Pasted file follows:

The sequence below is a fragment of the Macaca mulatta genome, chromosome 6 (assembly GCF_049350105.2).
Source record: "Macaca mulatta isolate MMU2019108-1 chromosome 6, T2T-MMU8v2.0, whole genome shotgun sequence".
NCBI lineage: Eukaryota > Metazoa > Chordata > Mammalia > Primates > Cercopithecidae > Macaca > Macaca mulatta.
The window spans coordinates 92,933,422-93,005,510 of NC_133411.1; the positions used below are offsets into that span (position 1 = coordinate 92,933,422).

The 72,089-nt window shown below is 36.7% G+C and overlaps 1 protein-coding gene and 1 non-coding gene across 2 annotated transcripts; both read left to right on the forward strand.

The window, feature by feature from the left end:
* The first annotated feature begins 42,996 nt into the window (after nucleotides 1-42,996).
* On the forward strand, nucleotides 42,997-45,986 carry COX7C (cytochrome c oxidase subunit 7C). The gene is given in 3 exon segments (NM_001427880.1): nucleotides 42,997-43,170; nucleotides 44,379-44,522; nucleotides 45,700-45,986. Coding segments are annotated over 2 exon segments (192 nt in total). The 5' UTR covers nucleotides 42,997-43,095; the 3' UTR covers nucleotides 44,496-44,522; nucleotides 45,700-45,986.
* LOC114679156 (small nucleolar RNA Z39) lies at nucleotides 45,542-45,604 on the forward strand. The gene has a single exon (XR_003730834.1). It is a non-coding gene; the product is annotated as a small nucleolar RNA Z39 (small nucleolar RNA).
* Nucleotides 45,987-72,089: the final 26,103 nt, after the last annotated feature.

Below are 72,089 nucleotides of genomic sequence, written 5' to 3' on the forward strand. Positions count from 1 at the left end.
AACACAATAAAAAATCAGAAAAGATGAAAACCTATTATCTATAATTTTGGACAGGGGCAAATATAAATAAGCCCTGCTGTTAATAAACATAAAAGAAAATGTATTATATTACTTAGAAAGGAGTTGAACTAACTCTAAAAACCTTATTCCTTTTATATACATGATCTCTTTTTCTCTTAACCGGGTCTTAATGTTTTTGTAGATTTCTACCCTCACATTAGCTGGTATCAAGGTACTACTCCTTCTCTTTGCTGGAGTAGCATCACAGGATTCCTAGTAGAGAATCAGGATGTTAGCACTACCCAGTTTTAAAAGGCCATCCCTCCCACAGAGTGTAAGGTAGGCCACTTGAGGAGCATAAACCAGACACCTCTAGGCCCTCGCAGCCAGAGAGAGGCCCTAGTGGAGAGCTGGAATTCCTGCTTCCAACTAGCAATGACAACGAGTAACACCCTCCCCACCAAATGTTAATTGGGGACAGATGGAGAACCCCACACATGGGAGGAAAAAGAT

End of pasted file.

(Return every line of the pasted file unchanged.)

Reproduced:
The sequence below is a fragment of the Macaca mulatta genome, chromosome 6 (assembly GCF_049350105.2).
Source record: "Macaca mulatta isolate MMU2019108-1 chromosome 6, T2T-MMU8v2.0, whole genome shotgun sequence".
NCBI lineage: Eukaryota > Metazoa > Chordata > Mammalia > Primates > Cercopithecidae > Macaca > Macaca mulatta.
The window spans coordinates 92,933,422-93,005,510 of NC_133411.1; the positions used below are offsets into that span (position 1 = coordinate 92,933,422).

The 72,089-nt window shown below is 36.7% G+C and overlaps 1 protein-coding gene and 1 non-coding gene across 2 annotated transcripts; both read left to right on the forward strand.

The window, feature by feature from the left end:
* The first annotated feature begins 42,996 nt into the window (after nucleotides 1-42,996).
* On the forward strand, nucleotides 42,997-45,986 carry COX7C (cytochrome c oxidase subunit 7C). The gene is given in 3 exon segments (NM_001427880.1): nucleotides 42,997-43,170; nucleotides 44,379-44,522; nucleotides 45,700-45,986. Coding segments are annotated over 2 exon segments (192 nt in total). The 5' UTR covers nucleotides 42,997-43,095; the 3' UTR covers nucleotides 44,496-44,522; nucleotides 45,700-45,986.
* LOC114679156 (small nucleolar RNA Z39) lies at nucleotides 45,542-45,604 on the forward strand. The gene has a single exon (XR_003730834.1). It is a non-coding gene; the product is annotated as a small nucleolar RNA Z39 (small nucleolar RNA).
* Nucleotides 45,987-72,089: the final 26,103 nt, after the last annotated feature.

Below are 72,089 nucleotides of genomic sequence, written 5' to 3' on the forward strand. Positions count from 1 at the left end.
AACACAATAAAAAATCAGAAAAGATGAAAACCTATTATCTATAATTTTGGACAGGGGCAAATATAAATAAGCCCTGCTGTTAATAAACATAAAAGAAAATGTATTATATTACTTAGAAAGGAGTTGAACTAACTCTAAAAACCTTATTCCTTTTATATACATGATCTCTTTTTCTCTTAACCGGGTCTTAATGTTTTTGTAGATTTCTACCCTCACATTAGCTGGTATCAAGGTACTACTCCTTCTCTTTGCTGGAGTAGCATCACAGGATTCCTAGTAGAGAATCAGGATGTTAGCACTACCCAGTTTTAAAAGGCCATCCCTCCCACAGAGTGTAAGGTAGGCCACTTGAGGAGCATAAACCAGACACCTCTAGGCCCTCGCAGCCAGAGAGAGGCCCTAGTGGAGAGCTGGAATTCCTGCTTCCAACTAGCAATGACAACGAGTAACACCCTCCCCACCAAATGTTAATTGGGGACAGATGGAGAACCCCACACATGGGAGGAAAAAGAT